Christmas celebrations in Palestine, Iraq
Pilgrims from across the world gathered in Bethlehem on Monday for Christmas Eve, queueing to see the grotto where Jesus is believed to have been born and taking in a festive parade.
Midnight mass was to be held in Bethlehem later, while Pope Francis was also due to hold mass at the Vatican as Christians celebrate the traditional day of Jesus's birth after a tumultuous year.
As Francis prepared to preside over celebrations in Rome, Vatican Secretary of State Cardinal Pietro Parolin was in Iraq to celebrate Christmas with the Chaldean Catholic community, a clear sign of the pope's solidarity. Catholics are among the religious minorities devastated by Islamic State-inspired violence that has driven tens of thousands from their homes.
Parolin met Monday in Baghdad with Iraqi Prime Minister Adel Abdul-Mahdi. He is scheduled in the coming days to travel to northern Iraq to meet with Kurdish leaders in Irbil and to celebrate Mass in Qaraqosh in the Nineveh plains, near Mosul, according to the Vatican.
The Vatican has for years expressed concern about the exodus of Christians from communities that have existed since the time of Jesus. This year, Francis joined Orthodox leaders to decry what he called the "murderous indifference" of world powers to violence and suffering in the Middle East.
In Bethlehem in the occupied West Bank, the Palestinian scouts and a bagpipe band paraded in Manger Square across from the Church of the Nativity, built where Christians say Mary gave birth to Jesus.
Crowds, some wearing Santa hats or holding balloons, looked on at the square decked out with a giant Christmas tree and a manger as carols in Arabic played through speakers.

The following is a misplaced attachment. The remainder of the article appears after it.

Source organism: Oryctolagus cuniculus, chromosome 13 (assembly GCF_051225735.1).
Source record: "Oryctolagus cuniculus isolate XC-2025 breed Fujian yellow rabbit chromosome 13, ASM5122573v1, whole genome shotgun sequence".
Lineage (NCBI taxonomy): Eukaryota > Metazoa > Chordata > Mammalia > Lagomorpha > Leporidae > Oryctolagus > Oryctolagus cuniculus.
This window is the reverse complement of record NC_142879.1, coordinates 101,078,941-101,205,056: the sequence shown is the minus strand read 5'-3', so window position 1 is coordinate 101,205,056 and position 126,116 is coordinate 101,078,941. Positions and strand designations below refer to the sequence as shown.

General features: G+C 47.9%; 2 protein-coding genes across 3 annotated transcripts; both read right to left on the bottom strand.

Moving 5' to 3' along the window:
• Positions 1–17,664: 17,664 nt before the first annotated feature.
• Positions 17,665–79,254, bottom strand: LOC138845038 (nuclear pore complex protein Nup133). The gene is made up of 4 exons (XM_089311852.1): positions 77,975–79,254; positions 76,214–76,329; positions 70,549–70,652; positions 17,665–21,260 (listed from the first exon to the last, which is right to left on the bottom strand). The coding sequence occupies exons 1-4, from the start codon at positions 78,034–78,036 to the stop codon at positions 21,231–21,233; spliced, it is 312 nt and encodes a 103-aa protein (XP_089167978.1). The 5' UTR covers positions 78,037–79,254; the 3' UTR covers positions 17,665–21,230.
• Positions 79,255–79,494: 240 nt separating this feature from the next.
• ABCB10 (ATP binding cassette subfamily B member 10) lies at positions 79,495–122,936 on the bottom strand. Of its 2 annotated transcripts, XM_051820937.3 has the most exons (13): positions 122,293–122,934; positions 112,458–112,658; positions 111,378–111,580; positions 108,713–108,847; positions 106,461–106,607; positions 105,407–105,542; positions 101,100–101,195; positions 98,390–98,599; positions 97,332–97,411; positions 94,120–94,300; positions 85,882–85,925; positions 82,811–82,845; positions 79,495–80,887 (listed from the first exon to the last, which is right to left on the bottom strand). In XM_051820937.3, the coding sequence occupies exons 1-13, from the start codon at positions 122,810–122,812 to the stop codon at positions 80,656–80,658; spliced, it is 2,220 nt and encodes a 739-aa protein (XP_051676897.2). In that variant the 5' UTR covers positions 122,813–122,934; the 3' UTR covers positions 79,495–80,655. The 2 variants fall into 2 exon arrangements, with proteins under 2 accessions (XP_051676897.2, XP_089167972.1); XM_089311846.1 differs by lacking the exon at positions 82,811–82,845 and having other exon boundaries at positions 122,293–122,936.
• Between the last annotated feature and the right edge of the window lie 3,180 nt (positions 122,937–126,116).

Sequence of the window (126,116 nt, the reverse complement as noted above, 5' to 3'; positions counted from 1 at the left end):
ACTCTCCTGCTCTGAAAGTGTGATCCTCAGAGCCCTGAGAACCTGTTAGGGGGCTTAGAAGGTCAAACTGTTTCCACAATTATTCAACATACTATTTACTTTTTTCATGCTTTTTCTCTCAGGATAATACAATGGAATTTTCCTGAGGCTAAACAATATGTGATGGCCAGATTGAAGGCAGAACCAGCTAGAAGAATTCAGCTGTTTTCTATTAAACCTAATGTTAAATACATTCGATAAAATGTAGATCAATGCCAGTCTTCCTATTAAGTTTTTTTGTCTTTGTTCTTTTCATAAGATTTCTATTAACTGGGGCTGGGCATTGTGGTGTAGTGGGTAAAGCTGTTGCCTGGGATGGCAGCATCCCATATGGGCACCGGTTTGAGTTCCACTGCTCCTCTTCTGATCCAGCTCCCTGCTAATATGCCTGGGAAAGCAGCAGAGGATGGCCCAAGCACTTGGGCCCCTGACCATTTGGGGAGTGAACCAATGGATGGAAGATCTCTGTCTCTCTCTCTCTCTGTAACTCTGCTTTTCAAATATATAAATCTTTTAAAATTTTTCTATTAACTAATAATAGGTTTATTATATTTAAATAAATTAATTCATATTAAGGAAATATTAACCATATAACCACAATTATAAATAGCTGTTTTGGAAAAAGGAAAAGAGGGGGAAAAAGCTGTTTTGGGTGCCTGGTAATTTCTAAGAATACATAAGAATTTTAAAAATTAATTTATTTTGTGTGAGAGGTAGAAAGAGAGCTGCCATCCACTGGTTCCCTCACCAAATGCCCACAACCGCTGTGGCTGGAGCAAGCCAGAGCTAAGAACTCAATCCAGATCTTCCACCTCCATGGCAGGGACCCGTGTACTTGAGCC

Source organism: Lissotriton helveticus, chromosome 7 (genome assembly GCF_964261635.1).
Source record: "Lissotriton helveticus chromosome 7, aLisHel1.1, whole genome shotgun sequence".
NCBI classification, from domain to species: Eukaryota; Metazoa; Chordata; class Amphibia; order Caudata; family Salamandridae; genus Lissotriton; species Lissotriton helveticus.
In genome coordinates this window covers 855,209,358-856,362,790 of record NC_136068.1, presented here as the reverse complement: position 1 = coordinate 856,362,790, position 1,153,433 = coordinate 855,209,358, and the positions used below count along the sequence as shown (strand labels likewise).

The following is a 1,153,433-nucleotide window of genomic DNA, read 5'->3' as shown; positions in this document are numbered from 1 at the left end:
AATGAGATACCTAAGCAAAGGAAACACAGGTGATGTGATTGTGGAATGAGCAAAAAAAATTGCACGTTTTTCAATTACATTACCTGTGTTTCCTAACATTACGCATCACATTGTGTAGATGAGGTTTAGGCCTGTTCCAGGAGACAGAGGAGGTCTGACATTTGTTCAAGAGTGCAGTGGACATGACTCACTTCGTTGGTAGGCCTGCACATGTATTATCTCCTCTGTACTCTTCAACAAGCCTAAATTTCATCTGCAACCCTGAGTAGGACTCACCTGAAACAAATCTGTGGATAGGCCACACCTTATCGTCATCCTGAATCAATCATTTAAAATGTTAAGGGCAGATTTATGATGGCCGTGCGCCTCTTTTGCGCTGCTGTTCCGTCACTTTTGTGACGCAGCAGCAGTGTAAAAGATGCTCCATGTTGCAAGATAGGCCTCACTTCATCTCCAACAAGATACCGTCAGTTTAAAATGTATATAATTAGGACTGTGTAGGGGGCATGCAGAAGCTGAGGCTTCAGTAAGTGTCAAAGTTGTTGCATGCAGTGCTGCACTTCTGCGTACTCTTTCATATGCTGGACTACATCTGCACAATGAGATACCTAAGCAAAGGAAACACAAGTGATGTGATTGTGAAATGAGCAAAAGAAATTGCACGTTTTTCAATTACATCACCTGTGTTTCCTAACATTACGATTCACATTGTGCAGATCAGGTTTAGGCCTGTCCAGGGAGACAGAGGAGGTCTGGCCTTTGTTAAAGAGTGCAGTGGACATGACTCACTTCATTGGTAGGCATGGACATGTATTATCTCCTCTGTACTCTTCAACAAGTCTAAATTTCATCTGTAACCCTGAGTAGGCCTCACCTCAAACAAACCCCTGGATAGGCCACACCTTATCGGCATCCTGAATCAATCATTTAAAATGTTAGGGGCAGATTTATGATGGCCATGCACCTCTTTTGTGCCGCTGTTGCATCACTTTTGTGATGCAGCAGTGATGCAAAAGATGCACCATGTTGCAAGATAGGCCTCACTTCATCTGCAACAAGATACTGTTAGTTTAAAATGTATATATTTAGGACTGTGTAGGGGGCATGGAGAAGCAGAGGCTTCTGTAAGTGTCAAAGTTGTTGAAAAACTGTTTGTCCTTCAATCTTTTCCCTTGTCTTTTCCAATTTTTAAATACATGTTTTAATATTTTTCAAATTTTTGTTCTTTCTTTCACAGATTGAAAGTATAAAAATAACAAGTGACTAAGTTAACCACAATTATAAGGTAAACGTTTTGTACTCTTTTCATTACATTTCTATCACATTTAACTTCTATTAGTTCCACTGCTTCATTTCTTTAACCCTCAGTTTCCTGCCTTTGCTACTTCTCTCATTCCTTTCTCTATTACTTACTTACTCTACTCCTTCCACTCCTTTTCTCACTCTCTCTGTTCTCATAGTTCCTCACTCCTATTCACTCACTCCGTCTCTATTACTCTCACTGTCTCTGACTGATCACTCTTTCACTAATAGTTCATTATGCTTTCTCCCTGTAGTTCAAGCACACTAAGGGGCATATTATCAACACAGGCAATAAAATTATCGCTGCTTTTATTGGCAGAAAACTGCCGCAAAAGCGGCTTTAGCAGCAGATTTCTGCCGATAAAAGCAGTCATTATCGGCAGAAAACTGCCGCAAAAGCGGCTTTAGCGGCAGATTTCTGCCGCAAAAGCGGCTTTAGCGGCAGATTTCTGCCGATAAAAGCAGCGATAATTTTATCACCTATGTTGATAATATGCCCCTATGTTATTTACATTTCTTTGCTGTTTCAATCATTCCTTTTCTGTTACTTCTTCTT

The Catholic archbishop for the Holy Land, Pierbattista Pizzaballa, arrived later in the afternoon and was to lead midnight mass.
Palestinian president Mahmoud Abbas was to be among dignitaries attending the ceremony.
This year, visitors are able to view the Church of the Nativity's newly restored mosaics after they were recently cleaned and repaired in a major project.
The first church was built on the site in the fourth century, though it was replaced after a fire in the sixth century.
A newer and more spacious church, St. Catherine, is located next door.
"It's a great opportunity to be in such a symbolic location for Christmas," said Lea Gudel, a 21-year-old French student studying in Jerusalem, who was in Manger Square on Monday morning.
Bethlehem, located near Jerusalem but cut off from the city by Israel's separation barrier, has seen an increase in visitors this season after several down years due to unrest linked to the Israeli-Palestinian conflict.
Palestinian tourism officials and hotel operators have reported their strongest season in years.
"This year is much more calm, much better than last year," said Abeer Nasser, a Palestinian from the nearby town of Beit Sahour who was with her son and daughter and was planning to attend midnight mass.
"Every year I feel more in the mood to celebrate despite the political situation," the 37-year-old added, referring to the Israeli occupation.
Beyond Bethlehem, Christians worldwide were preparing to mark Christmas after a year in which leaders warned over violence against fellow worshippers.
On Friday, Pope Francis said "new extremist groups spring up and target churches, places of worship, ministers and members of the faithful."
"How many Christians even now bear the burden of persecution, marginalisation, discrimination and injustice throughout our world," the pope said.
"Yet they continue courageously to embrace death rather than deny Christ."